Support Long-Term Care Reform

The problems with long-term care in this country became strikingly evident to me as I witnessed both my own and my wife’s parents suffer not only from chronic illnesses and other end-of-life issues, but also from a woefully inadequate system of care. We had to deal with an ineffective, fragmented healthcare system that provided expensive, duplicate, and often unnecessary services.  We were confronted as well with the nightmare of warehousing our loved ones into facilities that were more concerned with their “bottom line” than human dignity.

What I saw through my parents’ eyes and what I am learning through my interactions with the elderly for whom I advocate is that we have become a mean, uncaring society that has turned its back on its most vulnerable citizens. Many elderly Americans would like to live their remaining years independently, at home. They should not be forced to get more costly care in a nursing home. In order for this to happen, federal law must be changed to make it easier for states to provide older Americans access to home and community-based services.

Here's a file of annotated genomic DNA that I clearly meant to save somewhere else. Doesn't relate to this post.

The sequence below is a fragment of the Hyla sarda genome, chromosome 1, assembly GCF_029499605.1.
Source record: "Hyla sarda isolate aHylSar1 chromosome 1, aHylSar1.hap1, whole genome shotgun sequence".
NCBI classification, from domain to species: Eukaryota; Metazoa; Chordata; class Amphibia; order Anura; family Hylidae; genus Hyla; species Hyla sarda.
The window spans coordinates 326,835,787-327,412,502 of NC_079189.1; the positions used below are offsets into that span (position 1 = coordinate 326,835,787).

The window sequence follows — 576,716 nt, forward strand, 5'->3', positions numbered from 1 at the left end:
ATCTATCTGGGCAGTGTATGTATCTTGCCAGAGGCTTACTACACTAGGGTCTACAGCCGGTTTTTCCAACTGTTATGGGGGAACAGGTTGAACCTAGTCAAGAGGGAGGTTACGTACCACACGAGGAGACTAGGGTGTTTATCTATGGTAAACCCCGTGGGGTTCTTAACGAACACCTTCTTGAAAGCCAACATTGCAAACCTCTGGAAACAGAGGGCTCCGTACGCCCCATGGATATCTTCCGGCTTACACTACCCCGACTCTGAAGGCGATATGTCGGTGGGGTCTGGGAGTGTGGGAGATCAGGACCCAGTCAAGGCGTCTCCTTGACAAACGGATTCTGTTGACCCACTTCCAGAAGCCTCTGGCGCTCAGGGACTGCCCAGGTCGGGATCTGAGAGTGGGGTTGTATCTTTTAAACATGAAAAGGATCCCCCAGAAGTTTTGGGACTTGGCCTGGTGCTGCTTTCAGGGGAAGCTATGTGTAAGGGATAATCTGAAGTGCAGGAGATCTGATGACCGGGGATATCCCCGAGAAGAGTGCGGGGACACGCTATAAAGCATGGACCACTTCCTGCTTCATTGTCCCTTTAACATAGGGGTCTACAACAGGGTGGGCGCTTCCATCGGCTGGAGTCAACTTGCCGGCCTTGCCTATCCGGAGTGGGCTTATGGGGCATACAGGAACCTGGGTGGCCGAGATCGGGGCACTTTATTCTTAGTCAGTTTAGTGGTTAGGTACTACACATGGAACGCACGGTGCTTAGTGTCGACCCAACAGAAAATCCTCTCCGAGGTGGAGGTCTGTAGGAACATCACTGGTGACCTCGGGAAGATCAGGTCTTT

As healthcare reform becomes a reality, the care of the frail and elderly must be addressed. The fastest growing segment of the population is that over the age of 85. How are we going to make their final years safe and comfortable? Currently, 80% of seniors are living with relatives, which place a tremendous psychological and financial burden on families. How are we going to support and supplement the care provided by unpaid caregivers? An estimated 700,000 elderly adults in this country lack proper shelter, clothing and food. How are we going to ensure these most vulnerable individuals receive the most basic necessities of life?

When I talk about these issues with people in my community, one thing I try to do is to reframe the debate. Folks must learn that we’re all in this together; serious illness and dying is the great equalizer. It doesn’t distinguish between the rich and poor, or the educated and uneducated. To bring this message forward, people must understand that all of us are dependent on someone from the time we’re born until the time we die. For example, we couldn’t get to work unless someone built the automobiles and highways to drive them on. Dependence on one another is the human condition. I urge all of you to write your Representatives and tell them how you feel about care for the elderly. We are all in this together!

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